This cocktail was born out of Eat The Rich’s big, sloppy crush on the Misfits and other bands created by Glenn Danzig. The heavy metal-themed bar introduced the Diablo 14 as a part of a special menu created when Danzig’s deathrock band Samhain came to the Howard Theatre on Halloween. Named after the song “Diablos ’88,” the drink was a hit. So they downloaded it to the permanent menu where its popularity has slipped. Bar Manager Ben Matz calls it a loosely interpreted Old Fashioned because it combines a big, bold spirit plus fruit and bitters. Even before the Samhain-inspired menu, Matz made an early version of the cocktail based on a customer request. He notes an increase in regulars who ask the bartender to create a custom drink based on their whims, rather than the printed cocktail menu. “It’s challenging and rewarding for bartenders, but customers get a kick if they see their drink make it onto the menu.” Read more Underserved: Eat The Rich’s Diablo 14

Are You Gonna Eat That? The Oval Room’s Blood Clams

bloodclams_5

The Dish: Blood Clams

Price: $12-$15 (price may vary)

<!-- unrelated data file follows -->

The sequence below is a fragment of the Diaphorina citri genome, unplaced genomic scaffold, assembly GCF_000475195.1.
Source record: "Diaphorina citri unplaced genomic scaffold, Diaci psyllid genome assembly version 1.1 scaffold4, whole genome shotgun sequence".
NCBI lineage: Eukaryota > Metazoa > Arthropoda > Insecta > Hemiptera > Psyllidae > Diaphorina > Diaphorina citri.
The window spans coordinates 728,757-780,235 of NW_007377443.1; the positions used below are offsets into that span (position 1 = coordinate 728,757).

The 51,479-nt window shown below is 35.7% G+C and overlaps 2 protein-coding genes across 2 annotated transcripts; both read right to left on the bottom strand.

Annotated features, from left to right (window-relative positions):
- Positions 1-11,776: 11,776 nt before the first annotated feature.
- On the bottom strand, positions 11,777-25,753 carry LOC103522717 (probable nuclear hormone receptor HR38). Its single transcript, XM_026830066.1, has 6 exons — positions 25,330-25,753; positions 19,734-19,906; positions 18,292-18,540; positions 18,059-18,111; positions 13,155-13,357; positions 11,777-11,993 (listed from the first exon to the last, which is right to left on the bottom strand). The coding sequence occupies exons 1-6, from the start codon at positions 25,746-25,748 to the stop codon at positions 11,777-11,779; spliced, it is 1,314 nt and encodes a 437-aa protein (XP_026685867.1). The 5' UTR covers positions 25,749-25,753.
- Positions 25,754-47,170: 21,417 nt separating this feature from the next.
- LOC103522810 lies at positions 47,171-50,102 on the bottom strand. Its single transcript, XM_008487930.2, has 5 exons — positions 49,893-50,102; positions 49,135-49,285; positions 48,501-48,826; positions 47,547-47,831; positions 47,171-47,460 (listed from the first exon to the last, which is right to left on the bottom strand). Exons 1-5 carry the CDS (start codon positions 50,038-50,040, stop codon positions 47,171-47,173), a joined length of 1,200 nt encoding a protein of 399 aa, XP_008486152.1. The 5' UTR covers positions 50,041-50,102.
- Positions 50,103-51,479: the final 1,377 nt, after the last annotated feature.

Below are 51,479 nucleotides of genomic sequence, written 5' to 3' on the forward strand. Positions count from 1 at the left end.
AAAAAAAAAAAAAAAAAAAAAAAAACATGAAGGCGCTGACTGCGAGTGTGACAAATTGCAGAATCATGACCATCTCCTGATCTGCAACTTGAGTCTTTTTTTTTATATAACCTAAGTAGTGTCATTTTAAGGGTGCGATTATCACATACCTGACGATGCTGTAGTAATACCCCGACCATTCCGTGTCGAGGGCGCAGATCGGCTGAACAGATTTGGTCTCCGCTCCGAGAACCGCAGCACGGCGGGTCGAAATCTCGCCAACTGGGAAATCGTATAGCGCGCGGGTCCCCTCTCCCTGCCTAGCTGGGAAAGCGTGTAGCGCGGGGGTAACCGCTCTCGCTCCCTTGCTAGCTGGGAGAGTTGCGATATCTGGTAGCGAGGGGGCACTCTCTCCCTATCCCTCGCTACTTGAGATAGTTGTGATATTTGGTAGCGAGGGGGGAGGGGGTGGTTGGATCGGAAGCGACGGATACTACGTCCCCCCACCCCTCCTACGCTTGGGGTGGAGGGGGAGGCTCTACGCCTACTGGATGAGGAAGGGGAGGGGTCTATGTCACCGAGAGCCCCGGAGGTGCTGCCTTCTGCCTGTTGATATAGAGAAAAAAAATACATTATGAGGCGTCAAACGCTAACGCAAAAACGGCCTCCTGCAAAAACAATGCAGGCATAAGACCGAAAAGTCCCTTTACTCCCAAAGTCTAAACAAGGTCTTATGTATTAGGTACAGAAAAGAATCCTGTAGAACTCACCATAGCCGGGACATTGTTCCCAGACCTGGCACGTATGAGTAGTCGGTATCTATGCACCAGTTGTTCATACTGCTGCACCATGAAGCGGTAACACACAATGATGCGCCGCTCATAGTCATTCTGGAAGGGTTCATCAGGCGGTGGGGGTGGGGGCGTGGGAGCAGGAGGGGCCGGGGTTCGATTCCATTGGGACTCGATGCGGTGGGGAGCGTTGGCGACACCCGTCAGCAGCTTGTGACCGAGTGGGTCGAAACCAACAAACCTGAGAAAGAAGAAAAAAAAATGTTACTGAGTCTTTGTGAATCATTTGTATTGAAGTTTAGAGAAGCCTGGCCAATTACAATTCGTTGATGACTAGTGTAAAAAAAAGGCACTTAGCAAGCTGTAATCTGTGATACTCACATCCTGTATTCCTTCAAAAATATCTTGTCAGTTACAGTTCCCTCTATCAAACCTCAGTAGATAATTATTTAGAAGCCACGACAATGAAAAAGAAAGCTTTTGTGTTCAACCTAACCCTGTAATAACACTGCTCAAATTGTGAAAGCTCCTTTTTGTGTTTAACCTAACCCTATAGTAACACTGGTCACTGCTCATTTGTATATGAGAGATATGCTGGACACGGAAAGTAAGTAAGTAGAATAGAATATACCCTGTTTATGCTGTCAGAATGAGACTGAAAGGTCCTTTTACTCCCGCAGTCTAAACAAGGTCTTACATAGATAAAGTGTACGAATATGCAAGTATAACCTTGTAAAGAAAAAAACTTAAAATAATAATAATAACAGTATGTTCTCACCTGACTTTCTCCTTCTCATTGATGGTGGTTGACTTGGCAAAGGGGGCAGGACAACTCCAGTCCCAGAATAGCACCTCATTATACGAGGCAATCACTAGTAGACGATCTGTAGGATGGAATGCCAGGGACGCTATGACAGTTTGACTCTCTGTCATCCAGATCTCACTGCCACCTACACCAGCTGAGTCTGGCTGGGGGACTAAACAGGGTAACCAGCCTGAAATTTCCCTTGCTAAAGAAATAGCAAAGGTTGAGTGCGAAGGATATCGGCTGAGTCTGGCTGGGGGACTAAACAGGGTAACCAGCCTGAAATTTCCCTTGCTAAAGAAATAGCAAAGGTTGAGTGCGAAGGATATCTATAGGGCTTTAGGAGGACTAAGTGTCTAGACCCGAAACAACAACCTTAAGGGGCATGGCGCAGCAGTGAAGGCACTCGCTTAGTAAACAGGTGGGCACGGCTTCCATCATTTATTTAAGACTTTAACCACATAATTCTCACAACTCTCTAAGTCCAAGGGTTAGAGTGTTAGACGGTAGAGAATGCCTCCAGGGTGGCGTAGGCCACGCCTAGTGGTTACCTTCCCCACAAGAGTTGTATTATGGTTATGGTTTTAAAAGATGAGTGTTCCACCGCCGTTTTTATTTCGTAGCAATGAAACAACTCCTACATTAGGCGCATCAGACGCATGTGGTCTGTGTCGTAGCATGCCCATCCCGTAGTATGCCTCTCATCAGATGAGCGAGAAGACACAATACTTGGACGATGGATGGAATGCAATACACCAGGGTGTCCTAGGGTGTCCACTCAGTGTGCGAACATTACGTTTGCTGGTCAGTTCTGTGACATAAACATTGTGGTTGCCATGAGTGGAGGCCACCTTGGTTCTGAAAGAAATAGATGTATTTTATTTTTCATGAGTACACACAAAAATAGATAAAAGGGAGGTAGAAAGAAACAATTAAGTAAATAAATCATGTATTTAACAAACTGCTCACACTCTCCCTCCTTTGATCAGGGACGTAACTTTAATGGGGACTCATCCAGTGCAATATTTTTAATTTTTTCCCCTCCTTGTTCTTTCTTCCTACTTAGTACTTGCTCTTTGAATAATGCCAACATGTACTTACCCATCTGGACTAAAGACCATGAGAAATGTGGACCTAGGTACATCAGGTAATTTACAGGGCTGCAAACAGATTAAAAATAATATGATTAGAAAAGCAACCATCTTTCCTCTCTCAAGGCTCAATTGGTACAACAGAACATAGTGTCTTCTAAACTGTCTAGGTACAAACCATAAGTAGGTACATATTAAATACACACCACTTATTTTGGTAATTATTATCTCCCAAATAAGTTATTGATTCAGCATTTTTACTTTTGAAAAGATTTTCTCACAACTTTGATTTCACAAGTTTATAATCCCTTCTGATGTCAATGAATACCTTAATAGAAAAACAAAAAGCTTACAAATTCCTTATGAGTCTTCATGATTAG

Where to Get It: The Oval Room, 800 Connecticut Ave. NW; (202) 463-8700; ovalroom.com

What It Is: These mollusks earned their ominous name because hemoglobin turns their liquid a reddish hue. Originally a Chinese favorite, they’re now cultivated off the coast of Maine and Mexico’s Baja region. Slightly larger than many of their bivalve brethren, newly appointed executive chef John Melfi calls them “a clam person’s clam.”

What It Tastes Like: Melfi takes his prep cues from El Salvador, where the clams are prepared ceviche-style with lime and Thai chilies. The finely diced flesh is mostly smooth, though there are still some slightly chewy bits (but nothing that distracts). First, you’ll taste the acidic pop of the citrus, followed by an oceanic salinity accented with kelp. Finally, there’s a hint of heat at the back of your throat. Read more Are You Gonna Eat That? The Oval Room’s Blood Clams